No. This effort presents a profound commitment by the School of Communication and Media, its Center for Cooperative Media and our funders to serving the news ecosystem in New Jersey. We wouldn’t want any fees to be a barrier to this service.
The NJ News Commons might be able to help a site that covers an entire city or metro area. But say my hypothetical site looks for news at the neighborhood level. Is the NJ News Commons funnel too big to help me?
We work with microsites as well as the biggest news sites in the state. You never know where the commonalities will be, and no site is too small to collaborate with others. Jersey Shore Hurricane News, a great Facebook page that covers weather and other breaking news, is an example of a very small operation that has teamed with others throughout the news ecosystem.
What are you doing to get more of the many hyperlocals in New Jersey involved with the Commons?
We plan to go out and recruit more news organizations, big and small. When I first started evangelizing for this effort last summer, I was just selling an idea. Now that we actually have a number of initiatives, it will be easier to tell our story. I can’t imagine why any news site wouldn’t want to be involved in a project that could help with training, traffic generation, content sharing — and the general improvement of journalism in New Jersey — when it costs them nothing.
Many advertisers, we’re told, don’t want to be on news sites, including ones at the local and community level. Local ad revenue is growing, but most of the growth seems to be captured by non-news sites like Groupon. What is NJ News Commons doing to challenge that trend?
We’re concerned with the future of news in New Jersey, so if local ad revenue is gravitating to sites like Groupon, that’s of concern. We need to keep practitioners — big and small — abreast of overall market conditions, alternative forms of revenue and new business models.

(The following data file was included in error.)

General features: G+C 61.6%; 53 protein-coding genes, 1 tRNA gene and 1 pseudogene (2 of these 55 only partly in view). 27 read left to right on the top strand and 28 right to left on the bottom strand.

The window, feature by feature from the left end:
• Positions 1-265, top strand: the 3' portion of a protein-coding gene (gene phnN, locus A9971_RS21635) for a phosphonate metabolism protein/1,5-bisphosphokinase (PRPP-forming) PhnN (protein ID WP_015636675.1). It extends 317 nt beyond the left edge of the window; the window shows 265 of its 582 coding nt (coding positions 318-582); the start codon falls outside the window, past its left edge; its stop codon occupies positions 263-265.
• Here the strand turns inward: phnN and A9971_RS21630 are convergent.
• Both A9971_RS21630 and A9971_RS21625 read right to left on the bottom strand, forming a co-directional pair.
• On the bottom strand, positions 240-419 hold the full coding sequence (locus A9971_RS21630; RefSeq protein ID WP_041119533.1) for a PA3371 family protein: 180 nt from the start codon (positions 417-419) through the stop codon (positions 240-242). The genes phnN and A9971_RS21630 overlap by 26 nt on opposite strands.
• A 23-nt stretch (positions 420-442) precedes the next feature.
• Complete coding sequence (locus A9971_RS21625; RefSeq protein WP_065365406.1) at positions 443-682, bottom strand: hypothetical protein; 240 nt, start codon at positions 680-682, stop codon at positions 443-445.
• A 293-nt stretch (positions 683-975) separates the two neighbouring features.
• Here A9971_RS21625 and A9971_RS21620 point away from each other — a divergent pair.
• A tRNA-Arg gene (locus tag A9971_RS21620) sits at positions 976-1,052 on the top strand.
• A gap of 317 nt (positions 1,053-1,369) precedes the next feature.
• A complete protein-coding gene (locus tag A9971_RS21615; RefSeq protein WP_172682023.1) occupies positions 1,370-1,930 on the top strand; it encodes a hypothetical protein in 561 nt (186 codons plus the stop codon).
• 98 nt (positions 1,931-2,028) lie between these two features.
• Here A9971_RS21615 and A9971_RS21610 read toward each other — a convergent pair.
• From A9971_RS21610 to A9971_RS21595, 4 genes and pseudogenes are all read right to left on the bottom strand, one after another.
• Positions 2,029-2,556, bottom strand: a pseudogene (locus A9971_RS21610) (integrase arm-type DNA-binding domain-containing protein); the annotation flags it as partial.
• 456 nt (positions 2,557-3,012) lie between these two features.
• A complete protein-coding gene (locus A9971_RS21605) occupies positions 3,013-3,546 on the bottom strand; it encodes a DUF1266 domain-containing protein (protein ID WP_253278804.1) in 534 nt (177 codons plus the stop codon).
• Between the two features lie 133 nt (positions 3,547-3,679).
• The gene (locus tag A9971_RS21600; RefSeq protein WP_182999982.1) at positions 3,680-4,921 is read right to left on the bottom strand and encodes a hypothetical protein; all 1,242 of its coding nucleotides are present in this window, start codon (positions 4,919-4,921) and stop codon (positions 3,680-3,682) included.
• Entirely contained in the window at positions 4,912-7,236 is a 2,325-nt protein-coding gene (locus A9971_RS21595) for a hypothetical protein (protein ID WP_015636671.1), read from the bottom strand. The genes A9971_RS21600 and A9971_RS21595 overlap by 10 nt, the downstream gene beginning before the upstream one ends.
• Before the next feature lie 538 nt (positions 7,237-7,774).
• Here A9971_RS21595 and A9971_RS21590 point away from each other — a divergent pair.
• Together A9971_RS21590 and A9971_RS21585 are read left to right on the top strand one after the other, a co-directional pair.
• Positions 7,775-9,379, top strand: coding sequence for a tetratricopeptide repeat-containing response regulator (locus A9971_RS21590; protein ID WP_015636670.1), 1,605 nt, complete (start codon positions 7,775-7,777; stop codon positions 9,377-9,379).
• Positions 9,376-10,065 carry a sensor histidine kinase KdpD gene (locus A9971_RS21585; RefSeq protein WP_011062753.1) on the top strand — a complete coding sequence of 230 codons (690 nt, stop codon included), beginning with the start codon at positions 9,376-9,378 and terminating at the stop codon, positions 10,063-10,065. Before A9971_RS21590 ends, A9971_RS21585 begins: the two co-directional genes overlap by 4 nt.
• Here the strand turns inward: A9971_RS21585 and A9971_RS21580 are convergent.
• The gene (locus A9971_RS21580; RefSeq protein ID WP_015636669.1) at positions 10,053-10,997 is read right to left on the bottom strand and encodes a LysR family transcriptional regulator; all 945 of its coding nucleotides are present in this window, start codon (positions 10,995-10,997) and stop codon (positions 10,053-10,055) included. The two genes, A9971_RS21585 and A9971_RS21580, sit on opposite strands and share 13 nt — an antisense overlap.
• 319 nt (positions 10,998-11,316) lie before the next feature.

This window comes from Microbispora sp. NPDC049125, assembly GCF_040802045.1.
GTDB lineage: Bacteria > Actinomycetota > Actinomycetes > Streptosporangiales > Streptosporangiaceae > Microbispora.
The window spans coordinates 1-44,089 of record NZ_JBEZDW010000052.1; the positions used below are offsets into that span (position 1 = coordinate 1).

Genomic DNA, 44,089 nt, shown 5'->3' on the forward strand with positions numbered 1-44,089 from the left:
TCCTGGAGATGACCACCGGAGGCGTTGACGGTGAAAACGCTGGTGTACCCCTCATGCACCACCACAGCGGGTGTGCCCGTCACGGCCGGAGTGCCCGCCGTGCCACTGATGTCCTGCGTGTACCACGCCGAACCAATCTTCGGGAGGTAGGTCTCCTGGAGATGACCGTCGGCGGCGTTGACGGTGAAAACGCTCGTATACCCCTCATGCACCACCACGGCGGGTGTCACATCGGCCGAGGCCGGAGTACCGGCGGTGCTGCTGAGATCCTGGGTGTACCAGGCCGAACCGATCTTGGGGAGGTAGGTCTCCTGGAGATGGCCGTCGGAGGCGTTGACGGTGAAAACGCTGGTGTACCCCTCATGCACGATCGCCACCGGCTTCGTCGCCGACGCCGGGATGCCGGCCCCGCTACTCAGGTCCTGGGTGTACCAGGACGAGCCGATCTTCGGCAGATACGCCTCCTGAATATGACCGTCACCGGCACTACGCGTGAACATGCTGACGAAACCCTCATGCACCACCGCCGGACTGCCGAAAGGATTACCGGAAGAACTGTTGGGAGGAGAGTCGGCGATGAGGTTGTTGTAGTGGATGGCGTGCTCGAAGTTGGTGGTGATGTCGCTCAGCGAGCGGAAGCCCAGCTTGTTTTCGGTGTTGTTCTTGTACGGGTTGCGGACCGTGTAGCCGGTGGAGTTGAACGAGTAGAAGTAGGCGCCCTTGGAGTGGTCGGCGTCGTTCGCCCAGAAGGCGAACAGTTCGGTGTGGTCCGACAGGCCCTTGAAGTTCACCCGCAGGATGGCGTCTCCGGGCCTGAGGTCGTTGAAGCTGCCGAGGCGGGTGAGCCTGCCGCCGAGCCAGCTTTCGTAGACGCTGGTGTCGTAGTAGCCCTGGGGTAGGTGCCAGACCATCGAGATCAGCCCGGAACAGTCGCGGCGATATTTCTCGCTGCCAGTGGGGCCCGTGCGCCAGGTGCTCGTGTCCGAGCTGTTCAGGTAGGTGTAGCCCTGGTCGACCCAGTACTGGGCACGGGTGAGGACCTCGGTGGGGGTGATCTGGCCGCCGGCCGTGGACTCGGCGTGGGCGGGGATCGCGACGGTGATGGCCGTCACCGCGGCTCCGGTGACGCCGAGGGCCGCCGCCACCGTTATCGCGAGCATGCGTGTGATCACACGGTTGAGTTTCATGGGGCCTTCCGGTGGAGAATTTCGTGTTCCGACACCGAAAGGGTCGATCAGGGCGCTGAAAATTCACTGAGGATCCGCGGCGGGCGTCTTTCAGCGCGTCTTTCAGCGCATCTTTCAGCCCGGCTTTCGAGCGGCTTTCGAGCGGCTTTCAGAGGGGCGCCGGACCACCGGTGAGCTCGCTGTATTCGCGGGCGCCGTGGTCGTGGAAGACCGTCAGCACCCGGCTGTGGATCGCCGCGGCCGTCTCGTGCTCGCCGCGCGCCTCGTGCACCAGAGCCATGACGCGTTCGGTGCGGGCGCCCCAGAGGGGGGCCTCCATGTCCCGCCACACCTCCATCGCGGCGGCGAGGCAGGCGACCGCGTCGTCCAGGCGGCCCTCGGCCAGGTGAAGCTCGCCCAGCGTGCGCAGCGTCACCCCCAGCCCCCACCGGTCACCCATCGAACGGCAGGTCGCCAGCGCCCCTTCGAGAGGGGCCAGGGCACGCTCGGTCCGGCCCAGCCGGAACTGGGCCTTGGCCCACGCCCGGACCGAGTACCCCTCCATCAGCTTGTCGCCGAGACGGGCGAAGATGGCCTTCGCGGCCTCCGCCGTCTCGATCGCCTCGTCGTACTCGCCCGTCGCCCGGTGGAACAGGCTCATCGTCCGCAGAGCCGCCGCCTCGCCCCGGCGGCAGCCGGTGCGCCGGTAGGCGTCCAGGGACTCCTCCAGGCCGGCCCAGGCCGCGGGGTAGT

Where do you want to see news hyperlocals in New Jersey in a few years, especially in content and how the community engages with that content?
We’d like to see hyperlocal sites thrive in underserved markets — both geographically and demographically. We’d also like to see hyperlocals distinguish themselves in new ways.
I love this story by Josh Stearns, “Is Your Local News a Supermarket or Farmer’s Market?” It raises the point that we don’t all have to be all things to all people. In much the same way that a shopper may drop by ShopRite weekly, make a special trip to Fairway or Trader Joe’s or occasionally pick up some milk at a 7-Eleven, news consumers can visit local sites for different kinds of experiences.
It will pay for hyperlocals to look for new niches. I think Charlottesville Tomorrow, which focuses on land use and planning, is a good example of combining niche reporting and hyperlocal. In New Jersey, Cliffview Pilot distinguishes itself with its reporting of police news.
Tom Grubisich authors The New News column for Street Fight. He is editorial director of LocalAmerica, which is partnering with InstantAtlas to develop sites that will present how communities rate in livability. Local America is featured on the Reynolds Journalism Institute’s Pivot Point site.
This interview has been edited for length and clarity.